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Amazon's Reacher Season 2 Is Jumping Way Ahead In The Book Series

Prime Video's "Reacher" has gained a loyal following after its brief time on the streaming service. Season 1 of the program focused on the titular character, Jack Reacher (Alan Ritchson). Reacher is a former U.S. Army officer and current drifter accused of the murder of Pete Jobling after he wanders into Margrave, Georgia. Finding himself in the prison system, he becomes involved in the case of Paul Hubble (Marc Bendavid), a banker who falsely confesses to a murder after he is caught up in a counterfeiting ring. After protecting Hubble in prison from an assassination attempt by a crooked guard, Reacher is sprung from jail. He learns his older brother,  Secret Service agent Joe Reacher (Christopher Russell), has been murdered and is lying in the county morgue. Reacher simultaneously investigates Joe's murder while looking for Hubble and trying to get along with Oscar Finlay (Malcolm Goodwin) and Roscoe Conklin (Willa Fitzgerald), two police officers who have been assigned to assist Reacher in his investigation.

Season 1 ends with Reacher solving both crimes, laying his brother to rest, and sticking out his thumb to hitchhike to the next town, opening up the next season to fresh possibilities — and presumably requiring the casting of an entirely new supporting cast. Fans wondering where journeyman Reacher ends up next season might be shocked by a recently-posted revelation from one of the program's stars about which Lee Child Jack Reacher book Season 2 will draw its Season 2 storylines.

Season 2 will jump deeper into the book series' continuity

Thanks to a Twitter announcement from Alan Ritchson on Wednesday, May 18, "Reacher" fans learned that Season 2 of the Prime Video series will adapt from "Bad Luck and Trouble," the 11th book in author Lee Child's "Jack Reacher" series. Since Season 1 of the show covered the series' first book, "Killing Floor," in a single go without incorporating other elements from elsewhere in the book series, this is a big departure from the show's sense of continuity. As such, this move may force the show to indulge in some flashbacks or backtracking to properly explain who Reacher would be at this point and time in his life.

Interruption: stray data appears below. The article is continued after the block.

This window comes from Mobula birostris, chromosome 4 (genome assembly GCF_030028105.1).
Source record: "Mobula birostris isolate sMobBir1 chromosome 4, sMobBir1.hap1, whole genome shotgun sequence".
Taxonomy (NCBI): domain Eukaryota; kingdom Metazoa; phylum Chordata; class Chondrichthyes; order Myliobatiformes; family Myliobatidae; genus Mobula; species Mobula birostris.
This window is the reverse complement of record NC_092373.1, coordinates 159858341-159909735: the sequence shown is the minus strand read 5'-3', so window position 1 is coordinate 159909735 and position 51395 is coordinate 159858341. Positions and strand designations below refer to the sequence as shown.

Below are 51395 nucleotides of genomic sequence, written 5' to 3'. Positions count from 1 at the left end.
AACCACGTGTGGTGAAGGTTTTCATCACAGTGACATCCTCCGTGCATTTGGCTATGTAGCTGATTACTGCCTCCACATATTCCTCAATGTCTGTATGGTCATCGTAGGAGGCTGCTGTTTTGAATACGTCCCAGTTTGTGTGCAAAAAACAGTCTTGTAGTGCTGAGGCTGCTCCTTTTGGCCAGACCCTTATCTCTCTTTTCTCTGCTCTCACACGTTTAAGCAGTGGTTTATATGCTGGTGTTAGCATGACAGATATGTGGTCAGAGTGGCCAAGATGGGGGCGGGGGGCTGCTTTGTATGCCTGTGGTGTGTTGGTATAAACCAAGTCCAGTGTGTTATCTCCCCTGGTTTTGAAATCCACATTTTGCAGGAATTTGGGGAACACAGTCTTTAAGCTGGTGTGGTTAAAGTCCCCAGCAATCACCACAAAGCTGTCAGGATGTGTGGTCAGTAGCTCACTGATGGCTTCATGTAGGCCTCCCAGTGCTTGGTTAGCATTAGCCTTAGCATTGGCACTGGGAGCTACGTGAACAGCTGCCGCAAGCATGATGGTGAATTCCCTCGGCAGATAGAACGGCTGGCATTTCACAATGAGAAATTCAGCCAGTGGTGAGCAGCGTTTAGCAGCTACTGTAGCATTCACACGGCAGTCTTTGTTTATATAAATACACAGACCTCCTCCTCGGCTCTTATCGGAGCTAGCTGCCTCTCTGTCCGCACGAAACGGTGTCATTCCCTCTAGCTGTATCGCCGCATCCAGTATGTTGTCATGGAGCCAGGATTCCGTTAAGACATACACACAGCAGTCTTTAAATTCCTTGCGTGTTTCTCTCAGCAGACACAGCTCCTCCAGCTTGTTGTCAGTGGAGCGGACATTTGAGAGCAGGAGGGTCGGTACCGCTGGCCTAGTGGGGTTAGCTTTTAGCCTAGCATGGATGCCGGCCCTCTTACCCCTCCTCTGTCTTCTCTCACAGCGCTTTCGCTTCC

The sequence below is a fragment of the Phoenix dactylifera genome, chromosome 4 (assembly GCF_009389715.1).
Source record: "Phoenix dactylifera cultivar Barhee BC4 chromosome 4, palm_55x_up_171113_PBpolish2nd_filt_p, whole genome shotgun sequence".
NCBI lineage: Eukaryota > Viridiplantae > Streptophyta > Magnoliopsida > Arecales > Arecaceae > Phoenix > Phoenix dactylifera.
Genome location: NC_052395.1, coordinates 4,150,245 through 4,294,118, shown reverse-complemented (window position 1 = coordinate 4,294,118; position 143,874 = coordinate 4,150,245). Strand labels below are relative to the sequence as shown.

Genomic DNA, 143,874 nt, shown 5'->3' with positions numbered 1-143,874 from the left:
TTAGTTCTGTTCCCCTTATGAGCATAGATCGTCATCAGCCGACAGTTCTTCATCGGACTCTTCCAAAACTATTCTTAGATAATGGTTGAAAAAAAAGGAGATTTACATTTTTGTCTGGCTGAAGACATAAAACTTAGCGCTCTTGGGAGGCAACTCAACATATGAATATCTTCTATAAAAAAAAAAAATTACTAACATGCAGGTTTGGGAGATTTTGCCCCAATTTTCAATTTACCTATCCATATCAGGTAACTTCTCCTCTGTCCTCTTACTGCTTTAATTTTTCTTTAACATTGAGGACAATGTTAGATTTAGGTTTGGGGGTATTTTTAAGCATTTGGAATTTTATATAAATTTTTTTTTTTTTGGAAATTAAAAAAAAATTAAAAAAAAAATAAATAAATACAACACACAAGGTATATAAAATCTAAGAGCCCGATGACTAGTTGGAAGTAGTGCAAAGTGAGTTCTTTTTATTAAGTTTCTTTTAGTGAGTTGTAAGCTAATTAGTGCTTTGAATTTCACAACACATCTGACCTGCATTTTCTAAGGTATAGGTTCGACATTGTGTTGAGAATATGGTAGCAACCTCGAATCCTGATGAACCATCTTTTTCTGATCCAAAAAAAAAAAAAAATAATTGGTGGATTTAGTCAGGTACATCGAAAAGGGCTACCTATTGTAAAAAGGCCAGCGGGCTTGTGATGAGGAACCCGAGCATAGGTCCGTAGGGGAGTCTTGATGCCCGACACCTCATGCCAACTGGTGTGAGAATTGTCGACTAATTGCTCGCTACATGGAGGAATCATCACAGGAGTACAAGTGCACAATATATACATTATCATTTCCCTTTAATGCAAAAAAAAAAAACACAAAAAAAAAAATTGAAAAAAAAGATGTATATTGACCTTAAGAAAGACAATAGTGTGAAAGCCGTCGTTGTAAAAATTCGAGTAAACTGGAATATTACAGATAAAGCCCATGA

A lot of character development occurs between the second and 11th book, even though the stories are told in a non-linear fashion. According to the site Book Series in Order, Jack Reacher travels quite a lot between the third book, "Tripwire," to "Bad Luck and Trouble." He spends time in locales such as Florida, North Carolina, New York City, and Texas. Along the way, he confronts family ghosts, works with the DEA (in an unofficial capacity, naturally), investigates a mass shooting, and helps an old friend of Joe's. And that's not including the short stories that take place during Reacher's youth.

In "Bad Luck and Trouble," Reacher reconnects with an old member of his Army unit. She tells him a fellow unit member has been murdered and asks for his help tracking down the serial killer who threatens the lives of the remaining team members. This requires Reacher to reunite with his team to suss the killer out. Reading that synopsis, it seems possible that the show's producers wanted to delve deeper into the character's military history.

Reacher's producers struggled to figure out which book to adapt next

As we previously reported, the powers that be on "Reacher" expressed (previous to Wednesday's announcement) some ambivalence about which book would be the next to be adapted for the program. "It's tough. There are 26 [Jack Reacher] books, and then there are short-story anthologies ... And there's so much thought that has to go into our decision. Do we want it to be similar to Season 1 because Season 1 was successful? Do we want to go a little different? There's so much that Lee gives us to choose from," showrunner Nick Santora to TV Line in February 2022. 

Alan Ritchson, meanwhile, had previously told Men's Health that he was hoping the show with directly adapt "Die Trying," the second book in the series. "I would just keep going in order," he said, admitting that he thought each book improved on the last and that he read the tomes in order even though they tend to bounce back and forth in time to different parts of Reacher's life.

Author Lee Childs, of course, serves as an executive producer on the series, which gives him the ability to help steer such creative decisions. As such, his position likely means he had a say in whether "Reacher" would skip ahead a few years and pick up the continuity with "Bad Luck and Trouble." Fans will have to wait a while to find out how the show chooses to adapt 11th book for the small screen.